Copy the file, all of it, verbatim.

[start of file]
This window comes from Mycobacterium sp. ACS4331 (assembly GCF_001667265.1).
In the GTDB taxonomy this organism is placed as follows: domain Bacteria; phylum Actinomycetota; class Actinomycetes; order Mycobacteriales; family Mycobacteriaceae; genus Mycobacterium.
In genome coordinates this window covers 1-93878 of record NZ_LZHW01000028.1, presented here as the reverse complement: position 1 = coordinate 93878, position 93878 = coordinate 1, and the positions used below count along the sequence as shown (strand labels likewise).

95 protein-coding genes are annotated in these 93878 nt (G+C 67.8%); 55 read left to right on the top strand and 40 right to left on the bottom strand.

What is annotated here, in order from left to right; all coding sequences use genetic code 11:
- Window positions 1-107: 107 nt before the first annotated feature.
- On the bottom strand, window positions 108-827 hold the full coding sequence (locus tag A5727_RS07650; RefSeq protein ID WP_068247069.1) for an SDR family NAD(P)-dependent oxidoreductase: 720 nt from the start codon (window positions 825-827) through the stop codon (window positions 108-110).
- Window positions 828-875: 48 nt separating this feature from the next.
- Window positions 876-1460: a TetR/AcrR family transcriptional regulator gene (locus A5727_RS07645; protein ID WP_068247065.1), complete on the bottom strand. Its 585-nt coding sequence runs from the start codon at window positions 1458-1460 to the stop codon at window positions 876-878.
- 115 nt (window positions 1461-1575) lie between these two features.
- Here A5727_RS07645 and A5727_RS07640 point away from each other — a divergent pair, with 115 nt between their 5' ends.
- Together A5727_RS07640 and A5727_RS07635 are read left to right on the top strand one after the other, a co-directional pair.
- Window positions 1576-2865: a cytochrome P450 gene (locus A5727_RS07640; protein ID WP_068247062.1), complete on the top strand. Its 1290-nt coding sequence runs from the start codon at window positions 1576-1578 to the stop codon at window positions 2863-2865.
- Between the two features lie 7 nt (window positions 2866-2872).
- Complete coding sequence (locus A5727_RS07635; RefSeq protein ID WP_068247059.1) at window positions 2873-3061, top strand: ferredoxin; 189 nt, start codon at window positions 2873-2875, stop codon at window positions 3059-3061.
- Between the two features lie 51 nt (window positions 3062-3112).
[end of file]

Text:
This window comes from Mycobacterium sp. ACS4331 (assembly GCF_001667265.1).
In the GTDB taxonomy this organism is placed as follows: domain Bacteria; phylum Actinomycetota; class Actinomycetes; order Mycobacteriales; family Mycobacteriaceae; genus Mycobacterium.
In genome coordinates this window covers 1-93878 of record NZ_LZHW01000028.1, presented here as the reverse complement: position 1 = coordinate 93878, position 93878 = coordinate 1, and the positions used below count along the sequence as shown (strand labels likewise).

95 protein-coding genes are annotated in these 93878 nt (G+C 67.8%); 55 read left to right on the top strand and 40 right to left on the bottom strand.

What is annotated here, in order from left to right; all coding sequences use genetic code 11:
- Window positions 1-107: 107 nt before the first annotated feature.
- On the bottom strand, window positions 108-827 hold the full coding sequence (locus tag A5727_RS07650; RefSeq protein ID WP_068247069.1) for an SDR family NAD(P)-dependent oxidoreductase: 720 nt from the start codon (window positions 825-827) through the stop codon (window positions 108-110).
- Window positions 828-875: 48 nt separating this feature from the next.
- Window positions 876-1460: a TetR/AcrR family transcriptional regulator gene (locus A5727_RS07645; protein ID WP_068247065.1), complete on the bottom strand. Its 585-nt coding sequence runs from the start codon at window positions 1458-1460 to the stop codon at window positions 876-878.
- 115 nt (window positions 1461-1575) lie between these two features.
- Here A5727_RS07645 and A5727_RS07640 point away from each other — a divergent pair, with 115 nt between their 5' ends.
- Together A5727_RS07640 and A5727_RS07635 are read left to right on the top strand one after the other, a co-directional pair.
- Window positions 1576-2865: a cytochrome P450 gene (locus A5727_RS07640; protein ID WP_068247062.1), complete on the top strand. Its 1290-nt coding sequence runs from the start codon at window positions 1576-1578 to the stop codon at window positions 2863-2865.
- Between the two features lie 7 nt (window positions 2866-2872).
- Complete coding sequence (locus A5727_RS07635; RefSeq protein ID WP_068247059.1) at window positions 2873-3061, top strand: ferredoxin; 189 nt, start codon at window positions 2873-2875, stop codon at window positions 3059-3061.
- Between the two features lie 51 nt (window positions 3062-3112).